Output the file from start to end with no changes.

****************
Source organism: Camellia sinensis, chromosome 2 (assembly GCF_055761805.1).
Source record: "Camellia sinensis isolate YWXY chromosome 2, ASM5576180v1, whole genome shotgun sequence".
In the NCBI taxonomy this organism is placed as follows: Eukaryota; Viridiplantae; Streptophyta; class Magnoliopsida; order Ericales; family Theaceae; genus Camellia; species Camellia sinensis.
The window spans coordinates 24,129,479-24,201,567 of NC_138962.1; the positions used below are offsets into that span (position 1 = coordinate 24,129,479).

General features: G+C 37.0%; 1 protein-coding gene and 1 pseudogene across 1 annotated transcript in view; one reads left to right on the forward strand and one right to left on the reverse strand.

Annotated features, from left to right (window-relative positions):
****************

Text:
Source organism: Camellia sinensis, chromosome 2 (assembly GCF_055761805.1).
Source record: "Camellia sinensis isolate YWXY chromosome 2, ASM5576180v1, whole genome shotgun sequence".
In the NCBI taxonomy this organism is placed as follows: Eukaryota; Viridiplantae; Streptophyta; class Magnoliopsida; order Ericales; family Theaceae; genus Camellia; species Camellia sinensis.
The window spans coordinates 24,129,479-24,201,567 of NC_138962.1; the positions used below are offsets into that span (position 1 = coordinate 24,129,479).

General features: G+C 37.0%; 1 protein-coding gene and 1 pseudogene across 1 annotated transcript in view; one reads left to right on the forward strand and one right to left on the reverse strand.

Annotated features, from left to right (window-relative positions):